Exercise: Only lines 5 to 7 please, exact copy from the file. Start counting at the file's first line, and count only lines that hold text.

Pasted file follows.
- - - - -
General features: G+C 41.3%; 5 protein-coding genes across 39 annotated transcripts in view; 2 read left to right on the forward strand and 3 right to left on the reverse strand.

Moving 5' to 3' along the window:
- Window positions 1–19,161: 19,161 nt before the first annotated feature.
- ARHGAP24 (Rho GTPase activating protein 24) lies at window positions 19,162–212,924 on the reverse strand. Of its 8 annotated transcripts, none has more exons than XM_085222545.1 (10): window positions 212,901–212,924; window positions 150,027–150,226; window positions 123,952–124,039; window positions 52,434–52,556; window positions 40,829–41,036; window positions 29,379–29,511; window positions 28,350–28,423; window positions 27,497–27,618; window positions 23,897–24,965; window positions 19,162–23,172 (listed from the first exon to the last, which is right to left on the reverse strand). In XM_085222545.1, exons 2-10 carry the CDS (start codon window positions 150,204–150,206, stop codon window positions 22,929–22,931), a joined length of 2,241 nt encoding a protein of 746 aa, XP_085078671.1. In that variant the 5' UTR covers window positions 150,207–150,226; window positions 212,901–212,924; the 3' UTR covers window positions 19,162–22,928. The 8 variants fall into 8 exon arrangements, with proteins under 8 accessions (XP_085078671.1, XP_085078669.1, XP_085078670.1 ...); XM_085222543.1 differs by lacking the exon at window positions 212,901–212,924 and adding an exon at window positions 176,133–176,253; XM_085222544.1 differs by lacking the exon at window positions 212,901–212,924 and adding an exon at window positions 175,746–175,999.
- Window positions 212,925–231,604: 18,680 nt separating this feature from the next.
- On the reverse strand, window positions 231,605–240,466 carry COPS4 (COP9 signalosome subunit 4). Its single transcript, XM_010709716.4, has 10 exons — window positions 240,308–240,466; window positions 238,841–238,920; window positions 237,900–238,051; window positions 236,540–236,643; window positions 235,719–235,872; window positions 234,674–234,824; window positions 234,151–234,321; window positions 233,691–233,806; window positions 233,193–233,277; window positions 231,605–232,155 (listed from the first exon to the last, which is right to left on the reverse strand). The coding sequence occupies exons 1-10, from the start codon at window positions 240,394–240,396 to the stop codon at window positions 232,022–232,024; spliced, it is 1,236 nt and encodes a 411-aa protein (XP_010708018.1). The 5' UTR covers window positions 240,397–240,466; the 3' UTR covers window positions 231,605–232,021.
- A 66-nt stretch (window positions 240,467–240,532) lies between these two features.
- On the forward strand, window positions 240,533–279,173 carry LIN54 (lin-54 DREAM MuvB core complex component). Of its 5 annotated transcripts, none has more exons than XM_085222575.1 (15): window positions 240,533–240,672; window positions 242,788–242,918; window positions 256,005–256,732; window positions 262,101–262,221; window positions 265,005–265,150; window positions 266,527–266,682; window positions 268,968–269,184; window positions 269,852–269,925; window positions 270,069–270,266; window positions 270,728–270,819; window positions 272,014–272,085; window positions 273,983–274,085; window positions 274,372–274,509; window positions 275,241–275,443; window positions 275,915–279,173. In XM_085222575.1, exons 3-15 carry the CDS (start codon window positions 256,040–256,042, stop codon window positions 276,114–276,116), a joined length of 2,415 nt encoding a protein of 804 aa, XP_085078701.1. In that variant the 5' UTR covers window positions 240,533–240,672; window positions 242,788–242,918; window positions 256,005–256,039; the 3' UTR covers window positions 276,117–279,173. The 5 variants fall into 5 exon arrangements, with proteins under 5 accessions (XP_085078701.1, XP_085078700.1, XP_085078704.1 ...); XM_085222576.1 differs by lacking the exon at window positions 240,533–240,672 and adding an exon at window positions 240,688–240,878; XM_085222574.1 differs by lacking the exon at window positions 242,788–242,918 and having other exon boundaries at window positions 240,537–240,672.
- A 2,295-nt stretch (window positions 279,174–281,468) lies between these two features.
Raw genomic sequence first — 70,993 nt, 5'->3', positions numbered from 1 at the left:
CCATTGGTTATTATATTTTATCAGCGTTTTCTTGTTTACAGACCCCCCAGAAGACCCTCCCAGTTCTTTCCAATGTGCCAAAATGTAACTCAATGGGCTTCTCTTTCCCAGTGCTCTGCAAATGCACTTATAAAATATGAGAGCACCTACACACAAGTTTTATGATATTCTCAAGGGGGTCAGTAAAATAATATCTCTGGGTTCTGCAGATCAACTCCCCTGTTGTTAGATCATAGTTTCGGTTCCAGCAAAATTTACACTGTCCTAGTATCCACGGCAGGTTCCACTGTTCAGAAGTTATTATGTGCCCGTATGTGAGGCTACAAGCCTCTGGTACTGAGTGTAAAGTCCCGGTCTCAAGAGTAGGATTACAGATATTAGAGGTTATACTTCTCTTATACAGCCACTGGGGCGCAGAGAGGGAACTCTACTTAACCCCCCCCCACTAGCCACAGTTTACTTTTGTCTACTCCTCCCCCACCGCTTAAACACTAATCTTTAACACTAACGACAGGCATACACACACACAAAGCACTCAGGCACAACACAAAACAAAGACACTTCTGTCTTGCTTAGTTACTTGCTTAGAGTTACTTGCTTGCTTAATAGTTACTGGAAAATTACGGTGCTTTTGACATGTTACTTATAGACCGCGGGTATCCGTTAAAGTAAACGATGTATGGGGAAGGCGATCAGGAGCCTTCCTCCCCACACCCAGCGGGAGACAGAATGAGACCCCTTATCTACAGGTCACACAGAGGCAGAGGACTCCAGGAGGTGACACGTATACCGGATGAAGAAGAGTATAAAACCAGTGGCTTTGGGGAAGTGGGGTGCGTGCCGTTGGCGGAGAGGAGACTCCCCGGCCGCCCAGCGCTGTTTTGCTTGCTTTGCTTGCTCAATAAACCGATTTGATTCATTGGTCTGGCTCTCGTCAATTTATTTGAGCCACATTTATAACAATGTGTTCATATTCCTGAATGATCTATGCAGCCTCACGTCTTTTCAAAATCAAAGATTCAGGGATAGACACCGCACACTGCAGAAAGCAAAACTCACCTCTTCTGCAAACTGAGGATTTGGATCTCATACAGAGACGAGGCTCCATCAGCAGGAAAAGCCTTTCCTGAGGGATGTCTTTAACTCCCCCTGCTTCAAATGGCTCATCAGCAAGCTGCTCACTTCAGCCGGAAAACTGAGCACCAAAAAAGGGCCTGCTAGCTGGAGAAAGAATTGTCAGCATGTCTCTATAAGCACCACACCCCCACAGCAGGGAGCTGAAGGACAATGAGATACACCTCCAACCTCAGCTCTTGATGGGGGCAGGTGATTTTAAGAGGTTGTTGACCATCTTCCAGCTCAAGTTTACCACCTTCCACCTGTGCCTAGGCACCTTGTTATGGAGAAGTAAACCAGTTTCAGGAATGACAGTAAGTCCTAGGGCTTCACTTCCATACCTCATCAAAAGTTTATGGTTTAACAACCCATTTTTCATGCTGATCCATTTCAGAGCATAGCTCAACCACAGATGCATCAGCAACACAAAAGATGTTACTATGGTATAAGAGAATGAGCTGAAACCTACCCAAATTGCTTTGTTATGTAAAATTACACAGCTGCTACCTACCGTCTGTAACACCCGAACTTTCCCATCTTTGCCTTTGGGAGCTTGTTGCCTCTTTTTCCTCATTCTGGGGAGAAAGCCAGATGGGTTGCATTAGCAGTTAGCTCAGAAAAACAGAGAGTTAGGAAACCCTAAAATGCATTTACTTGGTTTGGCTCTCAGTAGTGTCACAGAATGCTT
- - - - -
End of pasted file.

- Window positions 212,925–231,604: 18,680 nt separating this feature from the next.
- On the reverse strand, window positions 231,605–240,466 carry COPS4 (COP9 signalosome subunit 4). Its single transcript, XM_010709716.4, has 10 exons — window positions 240,308–240,466; window positions 238,841–238,920; window positions 237,900–238,051; window positions 236,540–236,643; window positions 235,719–235,872; window positions 234,674–234,824; window positions 234,151–234,321; window positions 233,691–233,806; window positions 233,193–233,277; window positions 231,605–232,155 (listed from the first exon to the last, which is right to left on the reverse strand). The coding sequence occupies exons 1-10, from the start codon at window positions 240,394–240,396 to the stop codon at window positions 232,022–232,024; spliced, it is 1,236 nt and encodes a 411-aa protein (XP_010708018.1). The 5' UTR covers window positions 240,397–240,466; the 3' UTR covers window positions 231,605–232,021.
- A 66-nt stretch (window positions 240,467–240,532) lies between these two features.